Kitchen pipe flooded bedroom - should GC replace carpet?

kaysdSeptember 12, 2013

Tuesday night, I walked into my daughter's room and stepped into a puddle in the carpet. The carpet was really wet all along the 12' wall between the kitchen and the bedroom. (We went through several bath towels trying to soak up the water.) When our GC opened up that wall yesterday, he discovered that the cabinet guys (who I hired directly) put a nail through one of the pipes. The water ran down the wall and under the carpet on the bedroom side. The kitchen has tile on slab, so no water came through there. (I just had a terrible thought - we may need to pull the toe kicks off the cabinets to make sure there is no water under the cabinets, which sit on the tile.) GC removed several sections of drywall from the bedroom side and is running fans to dry out the space.

This is a brand new wall installed by GC with new plumbing work done by GC's sub. There was no metal plate put in between the pipe and drywall to warn anyone trying to put a screw or nail through the wall that there were utilities there, so I have a hard time blaming the cabinet installer. If the plumbers had paid attention to the cabinet layout shown on the building plans, they should have realized it was a stupid place to put the pipe. Someone, the plumber, framer (GC) or drywall guy, should have put up a metal plate to shield the pipes before installing drywall and hiding them.

The bedroom is 11' x 12' and had new carpet installed 6 months ago. GC pulled back a 12' x 5' section of the carpet and removed the pad underneath so the carpet can dry. He put the section of pad outside to dry. DH thinks it will be fine to put the same pad back in in a few days and stretch the carpet back over it. Since it was only wet for one day and it was clean water, he is not worried about mold or mildew. The pad we used was the most expensive pad upgrade with antimicrobial treatment, which the store recommended for people with pets and small children. The carpet is a Stainmaster carpet. I am concerned that all of the water may have washed the stain-resistant coating off of the carpet and/or the mold-resistant chemicals out of the pad, thereby shortening the useable life of the carpet. We have the same carpet in 5 rooms and my experience is that carpet colors/patterns available from a manufacturer change regularly, so we may not be able to re-carpet the one room in a few years if we need to and still have it match the other rooms.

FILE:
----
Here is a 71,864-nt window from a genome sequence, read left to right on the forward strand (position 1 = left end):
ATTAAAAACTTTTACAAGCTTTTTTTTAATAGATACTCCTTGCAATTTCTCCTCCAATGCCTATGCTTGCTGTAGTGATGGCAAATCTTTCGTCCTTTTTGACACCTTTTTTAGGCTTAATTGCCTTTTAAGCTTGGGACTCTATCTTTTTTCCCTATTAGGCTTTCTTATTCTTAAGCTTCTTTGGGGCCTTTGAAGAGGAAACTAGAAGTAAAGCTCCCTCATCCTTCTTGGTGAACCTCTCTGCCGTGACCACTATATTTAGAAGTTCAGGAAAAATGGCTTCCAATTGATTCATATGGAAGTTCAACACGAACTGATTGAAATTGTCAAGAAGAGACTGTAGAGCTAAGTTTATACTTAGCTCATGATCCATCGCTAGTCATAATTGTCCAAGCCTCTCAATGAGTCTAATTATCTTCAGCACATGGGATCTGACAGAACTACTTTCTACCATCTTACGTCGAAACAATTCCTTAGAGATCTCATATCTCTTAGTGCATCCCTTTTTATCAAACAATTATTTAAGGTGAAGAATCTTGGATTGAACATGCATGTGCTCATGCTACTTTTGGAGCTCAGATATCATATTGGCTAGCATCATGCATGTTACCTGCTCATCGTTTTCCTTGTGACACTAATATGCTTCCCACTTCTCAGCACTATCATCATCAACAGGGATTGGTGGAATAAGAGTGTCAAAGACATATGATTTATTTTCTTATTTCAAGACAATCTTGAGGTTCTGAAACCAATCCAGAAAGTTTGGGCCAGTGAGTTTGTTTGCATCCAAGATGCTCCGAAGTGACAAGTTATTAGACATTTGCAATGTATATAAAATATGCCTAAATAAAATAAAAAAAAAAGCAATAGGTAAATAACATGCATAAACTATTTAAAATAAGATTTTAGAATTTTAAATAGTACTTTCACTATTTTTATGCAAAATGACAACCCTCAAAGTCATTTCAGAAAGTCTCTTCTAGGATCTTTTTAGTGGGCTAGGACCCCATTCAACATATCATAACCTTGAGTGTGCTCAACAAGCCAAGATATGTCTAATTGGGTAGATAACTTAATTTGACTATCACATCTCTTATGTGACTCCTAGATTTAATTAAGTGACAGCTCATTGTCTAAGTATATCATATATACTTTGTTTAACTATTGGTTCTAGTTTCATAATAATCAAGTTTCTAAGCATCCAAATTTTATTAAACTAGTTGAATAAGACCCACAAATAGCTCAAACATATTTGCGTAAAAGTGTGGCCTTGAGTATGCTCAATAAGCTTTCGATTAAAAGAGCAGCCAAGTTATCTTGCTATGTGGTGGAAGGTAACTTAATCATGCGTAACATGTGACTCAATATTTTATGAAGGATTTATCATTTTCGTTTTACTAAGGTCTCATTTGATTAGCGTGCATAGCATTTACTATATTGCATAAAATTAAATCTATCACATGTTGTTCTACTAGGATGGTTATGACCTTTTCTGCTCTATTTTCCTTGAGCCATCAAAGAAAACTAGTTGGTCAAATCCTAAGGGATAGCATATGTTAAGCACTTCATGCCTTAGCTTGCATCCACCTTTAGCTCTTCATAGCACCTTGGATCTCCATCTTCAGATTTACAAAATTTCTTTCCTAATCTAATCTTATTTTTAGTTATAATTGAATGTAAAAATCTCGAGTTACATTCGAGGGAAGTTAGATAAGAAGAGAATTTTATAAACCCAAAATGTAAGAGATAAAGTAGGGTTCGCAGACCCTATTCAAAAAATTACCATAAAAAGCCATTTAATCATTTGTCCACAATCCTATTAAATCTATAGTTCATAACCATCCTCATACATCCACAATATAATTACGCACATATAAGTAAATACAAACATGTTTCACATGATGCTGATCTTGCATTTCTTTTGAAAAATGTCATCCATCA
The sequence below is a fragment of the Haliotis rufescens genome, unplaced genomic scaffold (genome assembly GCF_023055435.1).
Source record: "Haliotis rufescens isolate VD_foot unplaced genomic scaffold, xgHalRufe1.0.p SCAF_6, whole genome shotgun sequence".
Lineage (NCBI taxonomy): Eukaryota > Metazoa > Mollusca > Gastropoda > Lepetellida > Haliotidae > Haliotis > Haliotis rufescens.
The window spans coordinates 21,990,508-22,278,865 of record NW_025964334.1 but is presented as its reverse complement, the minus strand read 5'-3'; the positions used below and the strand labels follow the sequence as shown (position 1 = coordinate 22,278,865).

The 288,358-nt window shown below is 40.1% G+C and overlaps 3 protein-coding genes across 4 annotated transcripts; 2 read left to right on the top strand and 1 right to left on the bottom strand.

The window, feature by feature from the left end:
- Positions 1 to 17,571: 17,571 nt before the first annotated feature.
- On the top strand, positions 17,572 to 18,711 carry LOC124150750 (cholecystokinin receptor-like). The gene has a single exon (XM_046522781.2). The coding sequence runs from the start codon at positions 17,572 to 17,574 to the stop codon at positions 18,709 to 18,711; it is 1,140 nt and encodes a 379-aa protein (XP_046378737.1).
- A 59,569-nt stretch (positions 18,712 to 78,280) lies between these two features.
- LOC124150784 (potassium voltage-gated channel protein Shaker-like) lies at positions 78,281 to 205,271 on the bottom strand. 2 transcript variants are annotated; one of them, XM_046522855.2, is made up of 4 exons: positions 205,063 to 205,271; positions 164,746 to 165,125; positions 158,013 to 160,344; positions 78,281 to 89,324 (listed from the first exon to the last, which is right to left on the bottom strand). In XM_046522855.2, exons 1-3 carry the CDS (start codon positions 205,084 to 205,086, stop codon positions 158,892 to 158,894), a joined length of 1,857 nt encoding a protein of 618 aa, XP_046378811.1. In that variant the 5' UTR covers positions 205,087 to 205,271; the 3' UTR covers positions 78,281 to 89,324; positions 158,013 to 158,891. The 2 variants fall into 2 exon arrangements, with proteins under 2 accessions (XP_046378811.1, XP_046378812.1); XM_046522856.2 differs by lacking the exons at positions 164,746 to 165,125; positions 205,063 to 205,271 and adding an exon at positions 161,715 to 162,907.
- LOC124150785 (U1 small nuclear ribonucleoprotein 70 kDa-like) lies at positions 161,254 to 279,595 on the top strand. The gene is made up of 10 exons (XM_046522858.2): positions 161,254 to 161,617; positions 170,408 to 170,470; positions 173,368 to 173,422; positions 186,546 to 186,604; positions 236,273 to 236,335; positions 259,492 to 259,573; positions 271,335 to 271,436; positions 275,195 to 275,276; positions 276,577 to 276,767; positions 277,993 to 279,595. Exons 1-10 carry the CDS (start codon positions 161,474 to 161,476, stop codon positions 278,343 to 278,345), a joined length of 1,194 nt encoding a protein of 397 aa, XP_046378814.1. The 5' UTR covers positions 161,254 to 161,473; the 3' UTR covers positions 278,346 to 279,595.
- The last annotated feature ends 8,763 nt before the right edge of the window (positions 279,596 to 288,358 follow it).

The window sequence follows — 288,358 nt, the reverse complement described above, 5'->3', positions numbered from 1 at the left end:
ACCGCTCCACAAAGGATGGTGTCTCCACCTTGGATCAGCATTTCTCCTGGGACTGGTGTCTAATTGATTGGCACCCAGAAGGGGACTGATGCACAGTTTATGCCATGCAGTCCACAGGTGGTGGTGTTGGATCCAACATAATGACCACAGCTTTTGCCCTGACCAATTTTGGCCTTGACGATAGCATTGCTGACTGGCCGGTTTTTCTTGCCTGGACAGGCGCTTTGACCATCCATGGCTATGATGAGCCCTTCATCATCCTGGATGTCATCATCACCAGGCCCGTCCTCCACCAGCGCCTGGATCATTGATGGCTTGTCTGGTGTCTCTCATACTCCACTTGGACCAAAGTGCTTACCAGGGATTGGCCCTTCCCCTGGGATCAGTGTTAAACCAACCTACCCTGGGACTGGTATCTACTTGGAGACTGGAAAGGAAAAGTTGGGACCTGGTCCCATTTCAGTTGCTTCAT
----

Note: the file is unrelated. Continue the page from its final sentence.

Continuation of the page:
Am I worried for nothing? I do not want to ask the GC to replace the pad (and maybe the carpet too) if it is not really necessary. There have been other problems with subs on this job, and I don't think he is making much money on it at this point. Plus, we would like to get the room back to normal as soon as possible.


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So the issue is the carpet was wet for a day and now it's dry? Your carpets won't all match?

I had a house where the shower leaked onto the downstairs ceiling and ruined it. The handyman fixed the ceiling in that case. I don't see where the damage is in your case.

    Bookmark   September 12, 2013 at 2:49PM
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Not a big deal at all. Stain resistance can't be washed out of the carpet. Likewise, the padding anti-microbial is integral to the material and cannot be washed out. If it was wet briefly and is now dry, re-installing the original products is fine. Now, if it had stayed we for days and you didn't notice it, that would be another story.

    Bookmark   September 12, 2013 at 2:59PM
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I would make sure that either the cabinet guy or the plumber/GC paid for the pipe repairs. Beyond that I dont think there's anything to be worried about.

    Bookmark   September 12, 2013 at 3:39PM
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Fori is not pleased

You can also contact the carpet and pad manufacturer to see if they advise replacement, but it's probably fine.

Hopefully stain resistance isn't that necessary in a bedroom!

    Bookmark   September 12, 2013 at 4:07PM
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Thanks for reassuring me. GC is making the pipe and wall repairs.

Fori, I thought about calling the carpet store, but was worried they might keep a record of my call and void my warranty if there were any future issues, even if unrelated. Sadly, my 2-year-old puts that stain resistance to the test with juice pouches, snacks, etc., that she sneaks into the bedrooms, even though she is not supposed to.

    Bookmark   September 12, 2013 at 5:25PM
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Even though it was clean water, I'd call a professional carpet cleaning service (one that does water restoration) to see if cleaning & sanitizing the carpet is recommended.

    Bookmark   September 13, 2013 at 11:44AM
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Having had a washer overflow this summer which required replacing sheetrock, ceiling, and carpeting, I second romy718's advice. They'll bring out a water detection device and check all the walls and floors. You'd be surprised how far water will travel. If there's any remaining at this point, it's considered gray water and they'll need to remove materials. I would also call your insurance company and find out who they recommend make the evaluation.

    Bookmark   September 13, 2013 at 2:14PM
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That's a good idea to havea professional restoration company come in for a second opinion. I would never call my insurance company about a water issue, though. Insurance companies are so paranoid about water damage and mold that your house can become uninsurable if any mention of water damage ends up in the CLUE database.

    Bookmark   September 13, 2013 at 5:56PM
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